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Commonwealth of Massachusetts

Public Reprimand No. 2003-7



JOHN F. FOLEY, JR.

Order (public reprimand) entered by the Board June 19, 2003.

SUMMARY1


On August 30, 1995, Baybank instituted a civil action against the respondent's client to collect a deficiency judgment from the foreclosure sale of two properties in Somerville, Massachusetts. Between September 1995 and August 1998, the client represented himself pro se in the matter.

On September 28, 1995, the client filed an answer. On October 10, 1995, the client filed a counterclaim against the bank. On June 26, 1996, the client filed an amended answer and counterclaims against the bank. In his counterclaims, the client alleged in substance that the foreclosures were done improperly, that the values of the properties were higher than the bank had appraised at the time of the foreclosures, and that the bank had acted improperly in failing to renew his loans secured by mortgages on the properties.

The client engaged the respondent on August 6, 1998, to represent him in the matter and, by September 21, 1998, paid the respondent a retainer of $2,500.00. On September 21, 1998, the respondent filed an appearance on behalf of the client in the civil action and a motion to extend discovery.

On May 18, 1999, the bank filed the summary judgment motion and supportive pleadings with the court in conformance with Superior Court Rule 9A and served a copy on the respondent. The respondent did not notify the client that the summary judgment motion had been filed. The respondent concluded from the bank’s pleadings that the client did not have a defense to the civil action and that his counterclaims were frivolous, but he did not advise the client of these conclusions or ask the client how he wished to proceed.

On June 15, 1999, the bank filed another affidavit of compliance with Rule 9A in the court certifying that no opposition had been received to the bank's motion for summary judgment. The respondent took no action in response to this affidavit. On August 31, 1999, the court allowed the bank’s motion for summary judgment and notified the parties accordingly. The respondent did not notify the client that the summary judgment motion had been allowed.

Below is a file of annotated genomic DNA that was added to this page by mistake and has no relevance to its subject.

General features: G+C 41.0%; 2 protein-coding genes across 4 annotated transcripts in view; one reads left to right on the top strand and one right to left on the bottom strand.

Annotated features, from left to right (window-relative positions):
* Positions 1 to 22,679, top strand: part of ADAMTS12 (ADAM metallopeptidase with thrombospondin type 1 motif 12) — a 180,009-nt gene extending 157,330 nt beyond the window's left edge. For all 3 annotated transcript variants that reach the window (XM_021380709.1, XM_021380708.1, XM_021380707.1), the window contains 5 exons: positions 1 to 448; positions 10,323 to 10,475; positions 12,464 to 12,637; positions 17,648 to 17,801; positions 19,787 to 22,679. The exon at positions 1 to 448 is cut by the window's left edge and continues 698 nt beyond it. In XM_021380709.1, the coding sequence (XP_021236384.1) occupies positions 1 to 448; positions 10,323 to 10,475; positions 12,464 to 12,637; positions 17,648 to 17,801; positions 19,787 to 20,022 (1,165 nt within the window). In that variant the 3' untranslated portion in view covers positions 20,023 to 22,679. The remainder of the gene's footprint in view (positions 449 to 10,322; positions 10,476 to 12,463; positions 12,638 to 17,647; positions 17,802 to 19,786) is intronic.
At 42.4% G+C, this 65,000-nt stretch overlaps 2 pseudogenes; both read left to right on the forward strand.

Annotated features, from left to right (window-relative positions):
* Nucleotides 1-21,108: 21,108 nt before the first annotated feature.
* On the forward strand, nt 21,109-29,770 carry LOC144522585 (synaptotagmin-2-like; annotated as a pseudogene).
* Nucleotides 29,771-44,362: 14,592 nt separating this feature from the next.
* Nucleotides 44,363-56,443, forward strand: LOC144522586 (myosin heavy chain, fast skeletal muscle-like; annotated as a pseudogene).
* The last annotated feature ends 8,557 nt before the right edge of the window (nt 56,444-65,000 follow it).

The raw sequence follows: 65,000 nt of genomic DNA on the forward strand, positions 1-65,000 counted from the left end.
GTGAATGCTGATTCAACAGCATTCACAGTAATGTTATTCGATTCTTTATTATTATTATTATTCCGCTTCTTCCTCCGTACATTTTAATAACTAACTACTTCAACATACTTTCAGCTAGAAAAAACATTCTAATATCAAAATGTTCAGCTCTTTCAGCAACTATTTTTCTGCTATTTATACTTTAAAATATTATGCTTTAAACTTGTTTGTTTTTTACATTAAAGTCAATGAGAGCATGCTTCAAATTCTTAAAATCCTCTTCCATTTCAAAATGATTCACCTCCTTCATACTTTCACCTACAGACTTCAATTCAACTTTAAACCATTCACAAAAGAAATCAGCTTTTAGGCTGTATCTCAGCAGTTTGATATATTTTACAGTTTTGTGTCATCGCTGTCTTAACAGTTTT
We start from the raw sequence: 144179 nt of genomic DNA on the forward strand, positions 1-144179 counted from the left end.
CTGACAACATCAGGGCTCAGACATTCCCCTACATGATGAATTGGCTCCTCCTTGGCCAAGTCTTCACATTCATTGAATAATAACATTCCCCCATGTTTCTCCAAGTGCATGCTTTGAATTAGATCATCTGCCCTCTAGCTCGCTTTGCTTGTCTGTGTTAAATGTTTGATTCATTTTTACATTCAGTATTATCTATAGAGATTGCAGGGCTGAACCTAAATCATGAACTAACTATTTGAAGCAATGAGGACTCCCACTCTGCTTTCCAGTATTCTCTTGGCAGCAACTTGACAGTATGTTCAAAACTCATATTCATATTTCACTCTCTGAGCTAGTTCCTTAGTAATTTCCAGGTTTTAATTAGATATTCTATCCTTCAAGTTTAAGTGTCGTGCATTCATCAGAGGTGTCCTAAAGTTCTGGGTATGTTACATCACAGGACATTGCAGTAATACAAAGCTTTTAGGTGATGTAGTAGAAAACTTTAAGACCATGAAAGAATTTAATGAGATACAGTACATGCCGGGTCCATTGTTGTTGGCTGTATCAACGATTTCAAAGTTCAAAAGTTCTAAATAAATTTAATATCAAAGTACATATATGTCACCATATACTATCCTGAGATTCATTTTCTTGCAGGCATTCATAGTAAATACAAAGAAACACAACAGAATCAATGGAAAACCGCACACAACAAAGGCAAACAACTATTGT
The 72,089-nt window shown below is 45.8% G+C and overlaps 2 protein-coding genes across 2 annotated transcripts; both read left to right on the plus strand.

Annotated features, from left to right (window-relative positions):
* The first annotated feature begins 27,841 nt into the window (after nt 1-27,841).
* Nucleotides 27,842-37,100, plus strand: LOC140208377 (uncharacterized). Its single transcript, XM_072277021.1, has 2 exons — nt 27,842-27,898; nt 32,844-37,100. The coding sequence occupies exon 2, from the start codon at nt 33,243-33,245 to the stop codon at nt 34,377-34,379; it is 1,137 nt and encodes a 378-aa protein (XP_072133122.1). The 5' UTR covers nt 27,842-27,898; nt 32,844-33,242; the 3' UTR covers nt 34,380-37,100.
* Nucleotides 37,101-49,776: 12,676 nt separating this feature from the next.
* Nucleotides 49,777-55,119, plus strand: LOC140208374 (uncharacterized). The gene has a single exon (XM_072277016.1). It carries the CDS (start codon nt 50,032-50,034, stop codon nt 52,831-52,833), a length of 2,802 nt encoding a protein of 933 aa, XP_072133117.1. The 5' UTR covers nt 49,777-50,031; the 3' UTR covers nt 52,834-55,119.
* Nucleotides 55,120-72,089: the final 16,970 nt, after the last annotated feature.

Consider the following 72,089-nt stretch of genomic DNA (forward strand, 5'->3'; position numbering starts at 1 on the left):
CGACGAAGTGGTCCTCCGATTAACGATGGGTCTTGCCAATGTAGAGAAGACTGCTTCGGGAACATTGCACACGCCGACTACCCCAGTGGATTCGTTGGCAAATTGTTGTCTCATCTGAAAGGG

On or about September 3, 1999, the court notified counsel of record that a hearing on assessment of damages would be held on September 16, 1999. The respondent did not notify the client of the scheduled hearing. On September 16, 1999, neither the respondent nor the client appeared in court for the hearing on assessment of damages. On September 16, 1999, the bank filed in court motions for assessment of damages with supporting documentation seeking $64,261.17 in damages on Count One and $110,887.45 in damages on Count Two of the bank's complaint. The court took the matter under advisement. The respondent received the motions and the bank’s claim for damages, but he did not advise the client of the motions and took no action to oppose the motions.

On October 22, 1999, the court notified all counsel that a hearing on assessment of damages would be held on November 17, 1999. The respondent did not notify the client of the scheduled hearing, and neither the respondent nor the client appeared at the hearing. On November 29, 1999, the court allowed the bank's motions for assessment of damages and so notified counsel of record. The respondent did not notify the client of the court's orders. On December 29, 1999, the court entered judgment for the bank in the amount of $64,261.17 on Count One and $110,887.45 on Count Two of the bank's complaint. The respondent did not notify the client that judgment had entered against him.

Between February 1999 and February 2000, the client repeatedly contacted the respondent to inquire about the status of the case, but the respondent failed to reply to the client’s inquiries. On February 15, 2000, the client went to the court and learned that his case had been dismissed. On March 15, 2000, the client filed a pro se motion for relief from judgment and stay of execution of judgment, which was denied on May 19, 2000.

By failing to provide competent representation to his client, to seek the lawful objectives of his client, to act with reasonable diligence and promptness in representing his client, and to adequately communicate with his client, the respondent violated Mass. R. Prof. C. 1.1, 1.2(a), 1.3, and 1.4(a) and (b). By withdrawing from representation without obtaining permission from the tribunal and without taking reasonable steps to protect his client's interests, the respondent violated Mass. R. Prof. C. 1.16(c) and (d).

The respondent was admitted to practice in 1980. The respondent maintained professional liability insurance.

In aggravation, the client suffered serious harm as a result of the respondent's misconduct. While the damages involved were for the amount of the deficiency, the client lost his ability to negotiate with the lender and mitigate his losses.

The matter came before the Board of Bar Overseers on a stipulation of facts and a joint recommendation for discipline. The Board accepted the parties’ recommendation and imposed a public reprimand, subject to conditions that the respondent continue to maintain professional liability insurance with limits of liability of at least $250,000 for each claim and $500,000 in the aggregate for all claims for a period of two years, and that he attend a continuing legal education program designated by Bar Counsel on the subject of legal ethics.

1 Compiled by the Board of Bar Overseers based on the record of proceedings before the Board.



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